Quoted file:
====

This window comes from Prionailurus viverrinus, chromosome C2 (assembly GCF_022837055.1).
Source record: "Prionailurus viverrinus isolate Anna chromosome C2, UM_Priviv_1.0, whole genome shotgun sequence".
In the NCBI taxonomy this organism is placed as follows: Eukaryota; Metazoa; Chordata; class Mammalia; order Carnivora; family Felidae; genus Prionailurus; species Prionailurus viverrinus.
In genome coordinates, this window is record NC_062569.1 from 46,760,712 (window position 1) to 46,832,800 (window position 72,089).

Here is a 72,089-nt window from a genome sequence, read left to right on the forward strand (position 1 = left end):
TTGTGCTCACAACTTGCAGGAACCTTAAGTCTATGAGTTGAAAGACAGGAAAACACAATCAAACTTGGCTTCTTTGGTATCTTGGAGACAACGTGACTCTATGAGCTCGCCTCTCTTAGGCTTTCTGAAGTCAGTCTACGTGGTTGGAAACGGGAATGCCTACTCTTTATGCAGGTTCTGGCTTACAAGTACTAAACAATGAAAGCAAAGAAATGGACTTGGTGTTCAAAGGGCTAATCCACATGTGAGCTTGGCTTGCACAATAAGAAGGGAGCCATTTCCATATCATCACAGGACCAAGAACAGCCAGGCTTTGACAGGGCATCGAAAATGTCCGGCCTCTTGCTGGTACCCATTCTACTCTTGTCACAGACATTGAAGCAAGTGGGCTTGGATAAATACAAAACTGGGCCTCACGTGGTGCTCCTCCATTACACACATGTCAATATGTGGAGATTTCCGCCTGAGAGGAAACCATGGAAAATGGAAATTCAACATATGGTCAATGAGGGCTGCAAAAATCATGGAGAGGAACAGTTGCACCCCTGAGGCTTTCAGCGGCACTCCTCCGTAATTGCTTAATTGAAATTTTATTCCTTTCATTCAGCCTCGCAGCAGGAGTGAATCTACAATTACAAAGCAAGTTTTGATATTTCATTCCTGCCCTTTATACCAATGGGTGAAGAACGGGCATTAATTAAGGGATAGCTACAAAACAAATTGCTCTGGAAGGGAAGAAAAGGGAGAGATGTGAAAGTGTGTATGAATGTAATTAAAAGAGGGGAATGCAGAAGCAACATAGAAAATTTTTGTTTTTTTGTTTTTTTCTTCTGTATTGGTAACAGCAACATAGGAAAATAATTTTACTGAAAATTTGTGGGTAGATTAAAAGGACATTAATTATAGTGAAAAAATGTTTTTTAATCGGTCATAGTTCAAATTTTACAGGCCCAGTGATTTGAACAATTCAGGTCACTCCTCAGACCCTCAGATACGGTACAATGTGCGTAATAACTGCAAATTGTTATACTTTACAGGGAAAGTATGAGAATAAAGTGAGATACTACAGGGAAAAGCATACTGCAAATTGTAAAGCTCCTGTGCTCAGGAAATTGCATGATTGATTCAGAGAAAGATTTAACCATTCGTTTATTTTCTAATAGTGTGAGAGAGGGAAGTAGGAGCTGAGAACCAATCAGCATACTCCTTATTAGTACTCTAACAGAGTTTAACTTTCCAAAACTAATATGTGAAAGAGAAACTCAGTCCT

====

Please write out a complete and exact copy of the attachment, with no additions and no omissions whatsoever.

This window comes from Prionailurus viverrinus, chromosome C2 (assembly GCF_022837055.1).
Source record: "Prionailurus viverrinus isolate Anna chromosome C2, UM_Priviv_1.0, whole genome shotgun sequence".
In the NCBI taxonomy this organism is placed as follows: Eukaryota; Metazoa; Chordata; class Mammalia; order Carnivora; family Felidae; genus Prionailurus; species Prionailurus viverrinus.
In genome coordinates, this window is record NC_062569.1 from 46,760,712 (window position 1) to 46,832,800 (window position 72,089).

Here is a 72,089-nt window from a genome sequence, read left to right on the forward strand (position 1 = left end):
TTGTGCTCACAACTTGCAGGAACCTTAAGTCTATGAGTTGAAAGACAGGAAAACACAATCAAACTTGGCTTCTTTGGTATCTTGGAGACAACGTGACTCTATGAGCTCGCCTCTCTTAGGCTTTCTGAAGTCAGTCTACGTGGTTGGAAACGGGAATGCCTACTCTTTATGCAGGTTCTGGCTTACAAGTACTAAACAATGAAAGCAAAGAAATGGACTTGGTGTTCAAAGGGCTAATCCACATGTGAGCTTGGCTTGCACAATAAGAAGGGAGCCATTTCCATATCATCACAGGACCAAGAACAGCCAGGCTTTGACAGGGCATCGAAAATGTCCGGCCTCTTGCTGGTACCCATTCTACTCTTGTCACAGACATTGAAGCAAGTGGGCTTGGATAAATACAAAACTGGGCCTCACGTGGTGCTCCTCCATTACACACATGTCAATATGTGGAGATTTCCGCCTGAGAGGAAACCATGGAAAATGGAAATTCAACATATGGTCAATGAGGGCTGCAAAAATCATGGAGAGGAACAGTTGCACCCCTGAGGCTTTCAGCGGCACTCCTCCGTAATTGCTTAATTGAAATTTTATTCCTTTCATTCAGCCTCGCAGCAGGAGTGAATCTACAATTACAAAGCAAGTTTTGATATTTCATTCCTGCCCTTTATACCAATGGGTGAAGAACGGGCATTAATTAAGGGATAGCTACAAAACAAATTGCTCTGGAAGGGAAGAAAAGGGAGAGATGTGAAAGTGTGTATGAATGTAATTAAAAGAGGGGAATGCAGAAGCAACATAGAAAATTTTTGTTTTTTTGTTTTTTTCTTCTGTATTGGTAACAGCAACATAGGAAAATAATTTTACTGAAAATTTGTGGGTAGATTAAAAGGACATTAATTATAGTGAAAAAATGTTTTTTAATCGGTCATAGTTCAAATTTTACAGGCCCAGTGATTTGAACAATTCAGGTCACTCCTCAGACCCTCAGATACGGTACAATGTGCGTAATAACTGCAAATTGTTATACTTTACAGGGAAAGTATGAGAATAAAGTGAGATACTACAGGGAAAAGCATACTGCAAATTGTAAAGCTCCTGTGCTCAGGAAATTGCATGATTGATTCAGAGAAAGATTTAACCATTCGTTTATTTTCTAATAGTGTGAGAGAGGGAAGTAGGAGCTGAGAACCAATCAGCATACTCCTTATTAGTACTCTAACAGAGTTTAACTTTCCAAAACTAATATGTGAAAGAGAAACTCAGTCCT